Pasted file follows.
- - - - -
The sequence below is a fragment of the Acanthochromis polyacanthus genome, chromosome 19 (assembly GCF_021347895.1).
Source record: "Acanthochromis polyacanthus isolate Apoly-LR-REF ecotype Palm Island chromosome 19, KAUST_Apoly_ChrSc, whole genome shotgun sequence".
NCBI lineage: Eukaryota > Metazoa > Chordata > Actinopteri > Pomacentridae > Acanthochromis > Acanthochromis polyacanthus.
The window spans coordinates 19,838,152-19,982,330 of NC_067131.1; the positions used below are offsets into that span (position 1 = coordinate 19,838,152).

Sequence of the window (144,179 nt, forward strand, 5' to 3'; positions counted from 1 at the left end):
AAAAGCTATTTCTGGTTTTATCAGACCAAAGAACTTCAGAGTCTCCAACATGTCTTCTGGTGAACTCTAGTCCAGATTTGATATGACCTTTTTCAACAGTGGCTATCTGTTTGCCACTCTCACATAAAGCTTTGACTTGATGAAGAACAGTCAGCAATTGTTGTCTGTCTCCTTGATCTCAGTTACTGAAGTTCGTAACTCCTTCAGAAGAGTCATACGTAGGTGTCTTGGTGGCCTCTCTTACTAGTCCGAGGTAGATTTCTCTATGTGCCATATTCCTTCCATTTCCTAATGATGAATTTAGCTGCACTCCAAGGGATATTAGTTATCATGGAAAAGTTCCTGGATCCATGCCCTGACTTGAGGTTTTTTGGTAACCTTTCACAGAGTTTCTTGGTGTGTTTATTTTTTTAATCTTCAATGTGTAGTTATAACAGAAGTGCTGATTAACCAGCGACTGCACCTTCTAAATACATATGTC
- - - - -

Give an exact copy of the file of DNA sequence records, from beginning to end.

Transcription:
The sequence below is a fragment of the Acanthochromis polyacanthus genome, chromosome 19 (assembly GCF_021347895.1).
Source record: "Acanthochromis polyacanthus isolate Apoly-LR-REF ecotype Palm Island chromosome 19, KAUST_Apoly_ChrSc, whole genome shotgun sequence".
NCBI lineage: Eukaryota > Metazoa > Chordata > Actinopteri > Pomacentridae > Acanthochromis > Acanthochromis polyacanthus.
The window spans coordinates 19,838,152-19,982,330 of NC_067131.1; the positions used below are offsets into that span (position 1 = coordinate 19,838,152).

Sequence of the window (144,179 nt, forward strand, 5' to 3'; positions counted from 1 at the left end):
AAAAGCTATTTCTGGTTTTATCAGACCAAAGAACTTCAGAGTCTCCAACATGTCTTCTGGTGAACTCTAGTCCAGATTTGATATGACCTTTTTCAACAGTGGCTATCTGTTTGCCACTCTCACATAAAGCTTTGACTTGATGAAGAACAGTCAGCAATTGTTGTCTGTCTCCTTGATCTCAGTTACTGAAGTTCGTAACTCCTTCAGAAGAGTCATACGTAGGTGTCTTGGTGGCCTCTCTTACTAGTCCGAGGTAGATTTCTCTATGTGCCATATTCCTTCCATTTCCTAATGATGAATTTAGCTGCACTCCAAGGGATATTAGTTATCATGGAAAAGTTCCTGGATCCATGCCCTGACTTGAGGTTTTTTGGTAACCTTTCACAGAGTTTCTTGGTGTGTTTATTTTTTTAATCTTCAATGTGTAGTTATAACAGAAGTGCTGATTAACCAGCGACTGCACCTTCTAAATACATATGTC